Tax bills go up for single family homes

Full budget available at Village of Harrison office

Taxes will be going up for some Harrison homeowners, and down for others this year, depending on where they call home.

A single family home assessed at $317,000 (the average for Harrison this year) will be paying $2,293 in taxes. That’s a $52.42 increase over last year. However, for a strata unit assessed at $253,000, the taxes dropped from $1,845 to $1,830 a year — a $15 decrease.

The Village’s director of finance, Dale Courtice, outlined this year’s taxes, their 10-year plan, capital projects and revenue sources at a public meeting held at Harrison Memorial Hall Tuesday night.

Taxes are based on assessed values of properties, and in total, assessments dropped by $10 million this year, to about $3.63 million. In Harrison, there are three property classes: residential, commercial, and recreation/non-profit.

Residential assessments were down slightly, with single family homes dropping an average of  $1,500. Business assessments dropped by 15%, while recreational and non-profit lands rose by 63%.

The majority of property tax comes from residential properties (59.3%), for a total of $1,098,250. Businesses will contribute $680,500 (36.8%) this year, and recreation/non-profit will contribute the smallest portion at just under 4%, with $72,250.

Staff reminded the public that only just under half of the taxes collected remain in the municipality. The other half goes toward other governments.

In Harrison, the cost of policing this year is going down by $3,000 — a stark contrast to Kent, where the cost of policing contributed to higher taxes this year.

Taxes are only one piece of the budget, however, comprising about one third of the total revenue collected by the municipality. In total, the Village will collect $4.5 million in revenue through various streams, including transfers from other government ($1,973,750), DCCs ($279,800), and revenue from their own sources ($1,412,300).

The budget balances expenditures with capital, covering off a wide array of costs —from lighting the streets to the costs of public works.

There are two main projects for the Village this year. The first is the revitalization of Esplanade, which is just about complete, was entirely paid for by RMI funds and Gas Tax revenues, and is reported to be under budget.

The second project is the complete of a new water treatment facility. That project is aided by grants from the Gas Tax agreements and the Regionally Strategic Priorities Fund.

The public asked a few questions of staff regarding the budget process. One residents asked if the pipe that has become an eyesore at Rendall Park will be fixed year. The answer was yes, but not until after the summer. Staff has put in an application but the Ministry of Environment requires a 120-day waiting period due to the location of the park near the water.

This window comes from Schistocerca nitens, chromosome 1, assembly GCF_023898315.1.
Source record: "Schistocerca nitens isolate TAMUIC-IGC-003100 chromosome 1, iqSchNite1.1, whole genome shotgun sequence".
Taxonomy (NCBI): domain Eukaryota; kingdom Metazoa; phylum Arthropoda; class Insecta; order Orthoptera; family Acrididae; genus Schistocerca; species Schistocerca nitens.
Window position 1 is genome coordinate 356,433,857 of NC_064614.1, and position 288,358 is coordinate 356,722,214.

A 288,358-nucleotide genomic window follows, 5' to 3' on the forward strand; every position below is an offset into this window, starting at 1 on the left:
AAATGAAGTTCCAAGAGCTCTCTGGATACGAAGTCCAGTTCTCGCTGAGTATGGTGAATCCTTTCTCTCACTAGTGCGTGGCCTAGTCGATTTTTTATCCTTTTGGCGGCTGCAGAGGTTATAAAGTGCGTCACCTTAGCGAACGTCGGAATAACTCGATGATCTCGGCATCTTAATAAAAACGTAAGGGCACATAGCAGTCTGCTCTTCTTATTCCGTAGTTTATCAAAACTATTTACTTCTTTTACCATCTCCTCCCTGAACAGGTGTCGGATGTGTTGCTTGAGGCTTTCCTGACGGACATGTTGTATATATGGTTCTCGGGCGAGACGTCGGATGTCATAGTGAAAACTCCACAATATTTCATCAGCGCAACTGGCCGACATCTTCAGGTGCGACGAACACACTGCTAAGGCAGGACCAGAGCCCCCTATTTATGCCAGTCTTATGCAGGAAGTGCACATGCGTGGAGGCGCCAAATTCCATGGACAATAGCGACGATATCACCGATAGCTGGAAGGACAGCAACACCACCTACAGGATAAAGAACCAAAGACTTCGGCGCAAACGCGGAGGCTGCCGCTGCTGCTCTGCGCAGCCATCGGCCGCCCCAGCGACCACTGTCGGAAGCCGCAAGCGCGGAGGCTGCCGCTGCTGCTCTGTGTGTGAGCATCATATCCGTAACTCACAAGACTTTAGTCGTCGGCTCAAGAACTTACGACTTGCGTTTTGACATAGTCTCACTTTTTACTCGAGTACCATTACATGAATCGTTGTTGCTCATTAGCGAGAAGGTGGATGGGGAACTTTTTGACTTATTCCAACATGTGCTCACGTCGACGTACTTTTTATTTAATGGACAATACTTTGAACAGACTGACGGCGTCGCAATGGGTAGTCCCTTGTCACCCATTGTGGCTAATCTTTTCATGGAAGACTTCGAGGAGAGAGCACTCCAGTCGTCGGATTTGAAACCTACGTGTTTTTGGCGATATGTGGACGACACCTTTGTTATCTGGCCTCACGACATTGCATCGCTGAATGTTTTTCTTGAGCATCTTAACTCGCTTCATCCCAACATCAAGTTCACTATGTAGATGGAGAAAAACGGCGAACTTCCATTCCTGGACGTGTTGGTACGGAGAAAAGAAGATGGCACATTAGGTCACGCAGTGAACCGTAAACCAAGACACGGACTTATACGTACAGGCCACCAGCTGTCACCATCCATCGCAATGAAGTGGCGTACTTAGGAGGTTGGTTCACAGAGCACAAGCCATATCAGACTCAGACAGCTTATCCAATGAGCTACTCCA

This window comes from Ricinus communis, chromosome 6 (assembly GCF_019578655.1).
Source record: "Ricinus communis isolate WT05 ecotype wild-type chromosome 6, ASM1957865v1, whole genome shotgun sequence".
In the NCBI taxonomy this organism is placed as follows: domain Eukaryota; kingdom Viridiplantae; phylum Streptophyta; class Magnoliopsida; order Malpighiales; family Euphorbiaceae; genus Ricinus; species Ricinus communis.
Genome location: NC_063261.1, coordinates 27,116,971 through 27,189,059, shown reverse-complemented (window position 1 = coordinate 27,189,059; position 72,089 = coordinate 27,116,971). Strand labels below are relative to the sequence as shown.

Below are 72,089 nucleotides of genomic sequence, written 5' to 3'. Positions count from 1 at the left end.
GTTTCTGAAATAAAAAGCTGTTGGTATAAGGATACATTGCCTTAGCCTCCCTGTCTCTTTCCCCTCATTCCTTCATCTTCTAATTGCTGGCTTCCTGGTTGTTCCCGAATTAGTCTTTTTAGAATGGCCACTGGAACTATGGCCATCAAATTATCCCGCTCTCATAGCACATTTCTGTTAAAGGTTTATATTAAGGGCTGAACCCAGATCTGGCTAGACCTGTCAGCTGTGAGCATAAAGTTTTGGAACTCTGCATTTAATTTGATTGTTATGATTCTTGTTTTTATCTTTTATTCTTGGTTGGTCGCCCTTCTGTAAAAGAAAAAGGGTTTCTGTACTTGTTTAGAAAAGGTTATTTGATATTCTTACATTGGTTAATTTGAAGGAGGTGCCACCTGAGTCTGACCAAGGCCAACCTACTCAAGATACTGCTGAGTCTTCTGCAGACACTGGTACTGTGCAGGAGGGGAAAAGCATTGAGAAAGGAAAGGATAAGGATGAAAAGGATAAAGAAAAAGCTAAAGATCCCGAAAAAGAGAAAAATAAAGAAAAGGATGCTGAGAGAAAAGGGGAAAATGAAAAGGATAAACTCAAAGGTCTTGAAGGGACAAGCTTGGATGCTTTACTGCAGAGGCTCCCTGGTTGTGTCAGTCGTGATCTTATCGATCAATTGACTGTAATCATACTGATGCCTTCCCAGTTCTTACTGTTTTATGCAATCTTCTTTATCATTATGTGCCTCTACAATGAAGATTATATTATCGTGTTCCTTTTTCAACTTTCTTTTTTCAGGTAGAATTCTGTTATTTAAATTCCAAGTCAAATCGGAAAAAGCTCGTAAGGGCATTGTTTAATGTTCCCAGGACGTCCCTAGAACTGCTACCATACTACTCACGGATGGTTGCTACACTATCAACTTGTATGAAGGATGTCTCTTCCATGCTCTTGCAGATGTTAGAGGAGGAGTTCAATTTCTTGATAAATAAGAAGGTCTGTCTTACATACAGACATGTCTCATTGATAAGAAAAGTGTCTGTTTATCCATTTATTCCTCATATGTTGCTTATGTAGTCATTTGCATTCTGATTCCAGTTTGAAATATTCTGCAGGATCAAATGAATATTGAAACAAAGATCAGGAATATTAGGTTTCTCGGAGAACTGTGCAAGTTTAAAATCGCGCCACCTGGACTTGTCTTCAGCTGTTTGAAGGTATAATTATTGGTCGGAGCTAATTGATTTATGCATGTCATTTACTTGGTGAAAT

“That will take us right to the busy season and we don’t want to be running around digging up sand then,” answered Ian Gardner, operations manager.

But not all questions went so smoothly.

John Allen stated he is concerned there hasn’t been enough public input into the budget. Mayor Leo Facio answered that there has been “three or four meetings” plus a special council meeting held last Thursday that the public was able to attend. The budget has not been discussed at regular council meetings, and the April 22 meeting was cancelled.

When Allen pressed the mayor on the issue, he read out the section of the community charter relating to budget requirements, which has been followed. Allen then asked for a copy of a more detailed budget to review, and was told that he and anyone else could come to the office and request to review it there. He was then asked to give time at the microphone to others.

“There may be people here who have come for a good reason,” Facio said.

“But I do have a good reason to be here,” Allen said. “This falls a long way short of letting people know how their money is being spent.”

Facio agreed that the “most important meetings are the budget meetings.” But he also said that the Village is “lucky to have one person come out.”

The budget is available for perusal during business hours at the Village office, and the minutes of the special meetings are viewable on the Village website under “Look at Agendas and Minutes.”

news@ahobserver.com

 

 

 

 

 

 

 

 

 

 

 

 

 

 

 

 

 

 

 

 

 

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